In the past 15 plus years, buyers and sellers have been able to outsource the exposure to buyers from breaches of seller representations and warranties to third party insurers issuing RWI policies. This article looks at the ways that RWI is addressed in private company M&A agreements, as reflected in the relevant ABA studies.

The Growth of RWI

One of the biggest changes in private company M&A during the past decade has been the enormous growth of RWI. With RWI, buyers and sellers are able to allocate some of the post-closing M&A indemnity risk to third party insurers. RWI has gone from being a differentiator that aggressive buyers offered to a much more common feature of private M&A deals. As indemnity risk has been shifted through RWI from sellers to third party insurers, avenues for a buyer's indemnity recourse against sellers have narrowed, including through the lowering of indemnity caps and even the elimination of post-closing seller indemnity for representations and warranties (subject to narrow exceptions, such as in the event of fraud).

The most recent three ABA studies have looked at certain RWI-related provisions in reported private company M&A agreements. It is worth noting, however, that relying solely on explicit references to RWI in M&A transaction documents as evidence of RWI's usage is potentially imperfect.

Trends in RWI

The ABA studies examine purchase agreements of publicly available transactions involving private companies. The ABA studies examine purchase agreements of publicly available transactions involving private companies. These transactions range in size but are generally considered as within the “middle market” for M&A transactions; the transaction values of the 108 deals within the 2023 study ranged from $30 to $750 million.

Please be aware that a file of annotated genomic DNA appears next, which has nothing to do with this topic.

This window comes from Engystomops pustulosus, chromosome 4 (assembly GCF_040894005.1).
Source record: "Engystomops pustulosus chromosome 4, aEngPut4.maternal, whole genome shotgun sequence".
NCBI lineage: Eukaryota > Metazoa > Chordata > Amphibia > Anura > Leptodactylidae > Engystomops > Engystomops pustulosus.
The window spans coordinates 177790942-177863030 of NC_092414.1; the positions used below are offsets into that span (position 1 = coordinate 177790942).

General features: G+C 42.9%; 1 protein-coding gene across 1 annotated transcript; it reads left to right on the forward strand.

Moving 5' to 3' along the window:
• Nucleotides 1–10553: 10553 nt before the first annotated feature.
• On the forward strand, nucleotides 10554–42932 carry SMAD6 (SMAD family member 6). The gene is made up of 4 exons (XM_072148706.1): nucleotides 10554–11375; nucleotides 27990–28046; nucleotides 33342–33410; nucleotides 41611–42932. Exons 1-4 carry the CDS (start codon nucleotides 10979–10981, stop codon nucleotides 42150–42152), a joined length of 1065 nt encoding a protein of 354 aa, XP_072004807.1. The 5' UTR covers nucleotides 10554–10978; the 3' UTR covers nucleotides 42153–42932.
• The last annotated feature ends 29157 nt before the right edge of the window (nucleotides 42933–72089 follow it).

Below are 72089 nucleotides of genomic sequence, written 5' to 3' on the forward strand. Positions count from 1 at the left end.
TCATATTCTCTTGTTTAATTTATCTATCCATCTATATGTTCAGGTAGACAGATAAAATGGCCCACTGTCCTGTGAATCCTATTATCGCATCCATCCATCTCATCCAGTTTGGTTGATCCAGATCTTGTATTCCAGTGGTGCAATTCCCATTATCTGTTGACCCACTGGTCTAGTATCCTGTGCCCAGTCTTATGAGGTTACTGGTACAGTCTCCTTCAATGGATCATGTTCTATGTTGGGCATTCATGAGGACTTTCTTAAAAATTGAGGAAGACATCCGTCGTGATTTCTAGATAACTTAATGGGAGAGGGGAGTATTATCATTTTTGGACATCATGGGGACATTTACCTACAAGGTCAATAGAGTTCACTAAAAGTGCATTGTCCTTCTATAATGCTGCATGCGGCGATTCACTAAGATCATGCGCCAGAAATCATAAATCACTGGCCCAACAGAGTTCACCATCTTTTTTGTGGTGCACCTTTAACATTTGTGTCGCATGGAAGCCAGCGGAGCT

The ABA Study in 2017 was the first to review the use of RWI in private M&A transactions. Accordingly, ABA study data is limited to four of the ten ABA studies (2017, 2019, 2021 and 2023). Given the growth of RWI, it is fully expected that future ABA studies will continue to look at RWI.

The charts below show, in a more visual manner, the trends described above with respect to RWI data as reported by the four most recent ABA studies.



RWI is an increasingly important feature of private company M&A transactions. Since only the three most recent ABA studies looked at RWI, data is still too light to identify many trends beyond the fact that RWI is now seen in more than half of reported private company transactions. Even in the absence of long term data, it seems clear that RWI will continue to be an option for buyers and sellers looking to allocate representation and warranty indemnity risk beyond the primary transaction parties.

Click here for a pdf of the article.

Reproduced with permission from Bloomberg Law. Copyright ©️2024 by The Bureau of National Affairs, Inc. (800-372-1033)


corporate, mergers & acquisitions, newsletter, mergers & acquisitions, whats market blog